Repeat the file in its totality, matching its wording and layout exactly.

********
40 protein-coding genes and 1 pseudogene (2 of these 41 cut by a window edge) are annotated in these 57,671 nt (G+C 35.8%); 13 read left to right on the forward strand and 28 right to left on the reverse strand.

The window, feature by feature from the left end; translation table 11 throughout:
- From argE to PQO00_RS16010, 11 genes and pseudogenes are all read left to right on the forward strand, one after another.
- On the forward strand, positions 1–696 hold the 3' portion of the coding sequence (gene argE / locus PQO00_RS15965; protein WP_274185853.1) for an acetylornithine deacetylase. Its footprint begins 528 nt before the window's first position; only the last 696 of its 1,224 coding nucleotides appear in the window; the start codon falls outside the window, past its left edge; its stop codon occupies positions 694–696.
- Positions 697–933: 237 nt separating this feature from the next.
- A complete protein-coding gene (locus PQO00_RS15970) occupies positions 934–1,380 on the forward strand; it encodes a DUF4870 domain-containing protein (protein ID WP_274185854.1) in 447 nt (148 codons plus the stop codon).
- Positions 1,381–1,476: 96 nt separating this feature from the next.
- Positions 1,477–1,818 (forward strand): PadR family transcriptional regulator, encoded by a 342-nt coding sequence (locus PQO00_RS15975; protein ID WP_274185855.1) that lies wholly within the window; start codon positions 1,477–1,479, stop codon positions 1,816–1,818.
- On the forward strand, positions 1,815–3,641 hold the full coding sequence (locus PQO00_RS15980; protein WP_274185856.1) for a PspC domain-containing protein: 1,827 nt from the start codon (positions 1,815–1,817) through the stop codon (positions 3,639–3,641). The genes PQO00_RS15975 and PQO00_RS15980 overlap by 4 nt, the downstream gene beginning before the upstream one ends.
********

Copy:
40 protein-coding genes and 1 pseudogene (2 of these 41 cut by a window edge) are annotated in these 57,671 nt (G+C 35.8%); 13 read left to right on the forward strand and 28 right to left on the reverse strand.

The window, feature by feature from the left end; translation table 11 throughout:
- From argE to PQO00_RS16010, 11 genes and pseudogenes are all read left to right on the forward strand, one after another.
- On the forward strand, positions 1–696 hold the 3' portion of the coding sequence (gene argE / locus PQO00_RS15965; protein WP_274185853.1) for an acetylornithine deacetylase. Its footprint begins 528 nt before the window's first position; only the last 696 of its 1,224 coding nucleotides appear in the window; the start codon falls outside the window, past its left edge; its stop codon occupies positions 694–696.
- Positions 697–933: 237 nt separating this feature from the next.
- A complete protein-coding gene (locus PQO00_RS15970) occupies positions 934–1,380 on the forward strand; it encodes a DUF4870 domain-containing protein (protein ID WP_274185854.1) in 447 nt (148 codons plus the stop codon).
- Positions 1,381–1,476: 96 nt separating this feature from the next.
- Positions 1,477–1,818 (forward strand): PadR family transcriptional regulator, encoded by a 342-nt coding sequence (locus PQO00_RS15975; protein ID WP_274185855.1) that lies wholly within the window; start codon positions 1,477–1,479, stop codon positions 1,816–1,818.
- On the forward strand, positions 1,815–3,641 hold the full coding sequence (locus PQO00_RS15980; protein WP_274185856.1) for a PspC domain-containing protein: 1,827 nt from the start codon (positions 1,815–1,817) through the stop codon (positions 3,639–3,641). The genes PQO00_RS15975 and PQO00_RS15980 overlap by 4 nt, the downstream gene beginning before the upstream one ends.